WHAT’S UP ? NOVEL FOODS
Because of globalization and increasing ethnic diversity, but also since new sources of nutrients are continually being identified, new types of foods are constantly coming to our table. In the European Community, novel foods are foods or food ingredients that were not consumed in Europe before 1997. They can be of vegetal, animal, scientific and technological research, but also from traditions or food crops from third countries. Novel food must meet at least one of the following qualifications:
- possessing a new or deliberately modified primary molecular structure;
- being composed of microorganisms, fungi or algae or be isolated or produced from them;
- being made of mineral materials or be insulated or produced from them;
- being plant-based or isolated or produced from plants (with the exception of traditional breeding or breeding practices with a safe history);
- being made of animals or produced from animals (with the exception of traditional breeding or breeding practices with a safe history);
- being composed of cell or tissue cultures derived from plants, animals, microorganisms, fungi or algae, or produced from them;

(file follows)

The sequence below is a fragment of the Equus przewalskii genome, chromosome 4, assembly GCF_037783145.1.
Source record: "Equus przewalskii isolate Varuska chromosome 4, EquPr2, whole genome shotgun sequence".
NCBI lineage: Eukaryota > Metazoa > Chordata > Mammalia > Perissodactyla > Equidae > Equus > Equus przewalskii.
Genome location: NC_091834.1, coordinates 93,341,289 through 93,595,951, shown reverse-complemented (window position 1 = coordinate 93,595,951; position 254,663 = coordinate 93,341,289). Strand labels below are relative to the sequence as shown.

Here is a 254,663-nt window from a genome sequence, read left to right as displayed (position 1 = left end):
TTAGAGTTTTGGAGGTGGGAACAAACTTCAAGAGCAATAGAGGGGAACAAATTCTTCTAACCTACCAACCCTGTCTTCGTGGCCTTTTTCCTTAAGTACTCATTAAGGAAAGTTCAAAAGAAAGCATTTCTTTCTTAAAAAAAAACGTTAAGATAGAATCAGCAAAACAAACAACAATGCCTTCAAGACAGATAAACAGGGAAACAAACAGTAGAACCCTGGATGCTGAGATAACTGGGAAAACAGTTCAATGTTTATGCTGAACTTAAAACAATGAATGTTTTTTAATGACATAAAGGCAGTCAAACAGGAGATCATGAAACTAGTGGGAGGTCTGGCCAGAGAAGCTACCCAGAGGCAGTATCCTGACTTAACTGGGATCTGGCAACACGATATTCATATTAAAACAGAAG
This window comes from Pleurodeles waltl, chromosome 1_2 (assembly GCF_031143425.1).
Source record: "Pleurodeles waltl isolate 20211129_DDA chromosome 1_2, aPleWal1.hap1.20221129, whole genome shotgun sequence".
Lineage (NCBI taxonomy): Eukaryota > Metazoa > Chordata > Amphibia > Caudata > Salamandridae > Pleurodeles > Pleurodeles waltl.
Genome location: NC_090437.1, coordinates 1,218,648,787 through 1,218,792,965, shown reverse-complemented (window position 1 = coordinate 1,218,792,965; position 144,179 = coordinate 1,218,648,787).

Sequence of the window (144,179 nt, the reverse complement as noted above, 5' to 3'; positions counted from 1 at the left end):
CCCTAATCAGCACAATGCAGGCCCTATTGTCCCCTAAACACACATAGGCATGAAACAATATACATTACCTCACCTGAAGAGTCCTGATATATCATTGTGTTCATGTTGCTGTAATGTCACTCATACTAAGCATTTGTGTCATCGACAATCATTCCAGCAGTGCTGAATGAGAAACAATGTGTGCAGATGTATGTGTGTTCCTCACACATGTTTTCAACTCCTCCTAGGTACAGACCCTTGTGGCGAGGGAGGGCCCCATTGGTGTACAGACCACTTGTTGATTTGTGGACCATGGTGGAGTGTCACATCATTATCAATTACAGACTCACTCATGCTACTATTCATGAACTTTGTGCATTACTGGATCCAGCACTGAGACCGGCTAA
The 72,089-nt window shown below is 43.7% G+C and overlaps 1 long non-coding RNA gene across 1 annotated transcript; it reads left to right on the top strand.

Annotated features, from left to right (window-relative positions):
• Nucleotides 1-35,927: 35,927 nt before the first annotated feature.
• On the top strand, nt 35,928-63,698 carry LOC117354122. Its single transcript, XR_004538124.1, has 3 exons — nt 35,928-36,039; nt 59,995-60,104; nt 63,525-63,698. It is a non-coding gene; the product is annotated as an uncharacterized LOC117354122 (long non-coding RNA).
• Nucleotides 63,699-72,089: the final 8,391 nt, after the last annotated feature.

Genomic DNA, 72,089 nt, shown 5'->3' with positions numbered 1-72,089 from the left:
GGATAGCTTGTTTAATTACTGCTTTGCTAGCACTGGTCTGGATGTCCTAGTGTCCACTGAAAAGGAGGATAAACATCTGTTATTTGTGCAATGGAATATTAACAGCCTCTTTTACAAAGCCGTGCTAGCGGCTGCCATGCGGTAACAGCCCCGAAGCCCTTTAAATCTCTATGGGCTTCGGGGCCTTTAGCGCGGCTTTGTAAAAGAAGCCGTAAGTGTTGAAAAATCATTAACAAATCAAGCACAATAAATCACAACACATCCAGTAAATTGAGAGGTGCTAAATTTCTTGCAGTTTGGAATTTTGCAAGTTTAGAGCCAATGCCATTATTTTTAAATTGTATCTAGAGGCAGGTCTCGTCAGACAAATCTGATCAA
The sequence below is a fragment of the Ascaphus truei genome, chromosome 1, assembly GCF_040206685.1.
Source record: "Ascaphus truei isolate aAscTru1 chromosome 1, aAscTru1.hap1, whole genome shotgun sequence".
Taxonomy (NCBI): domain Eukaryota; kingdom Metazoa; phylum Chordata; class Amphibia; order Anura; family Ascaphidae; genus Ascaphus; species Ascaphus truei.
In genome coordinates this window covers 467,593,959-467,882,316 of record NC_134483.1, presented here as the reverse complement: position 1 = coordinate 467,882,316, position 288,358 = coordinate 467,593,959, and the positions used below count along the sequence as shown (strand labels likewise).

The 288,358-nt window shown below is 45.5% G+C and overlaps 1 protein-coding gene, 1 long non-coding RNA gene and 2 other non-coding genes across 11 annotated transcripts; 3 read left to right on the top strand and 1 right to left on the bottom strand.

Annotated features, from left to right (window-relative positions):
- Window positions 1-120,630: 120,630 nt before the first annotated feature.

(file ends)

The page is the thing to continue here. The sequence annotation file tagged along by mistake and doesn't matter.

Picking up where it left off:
- resulting of a production process that was not used in the EU until may 15 1997 (when this process results in significant changes in their nutritional value, metabolism or content of undesirable substances);
- Being made up of manufactured nanomaterials
- having been used exclusively in food supplements within the EU before 1997 and are intended for use in other foodstuffs.
Novel foods on the market
The introduction of novel food on the European market is based on a system of prior authorization by the European Commission which establishes and updates a list of new foods authorized.
To date, 125 “novel foods” have been approved, including phosphate corn starch, yeast beta-glucans, extracts of Ajuga reptans obtained from cell cultures, magnolia bark, sunflower oil, low-fat cocoa, the leaves of Cistus incanus L. Pandalis and noni (Morinda citrifolia), guar gum, basil seeds (Ocimum basilum) and chia (Salvia hispanica), 22 kinds of oils including oil concentrated in phytosterols/phytostanols, seaweed oil extracted from the microalgae Ulkenia sp., plum almond oil, chia oil (Salvia hispanica), Antarctic krill oil (Euphausia superba) and squid extracted oil, odontella aurita microalgae and dried Tetraselmis chuii, noni juice powder (Morinda citrifolia) , potato rapeseed proteins (coagulated) and their hydrolysats, sodium salt from iron eddetate and sucromalt,…
Needless to say, novel foods are a whole universe of flavors to explore and try to combine with the products we already know.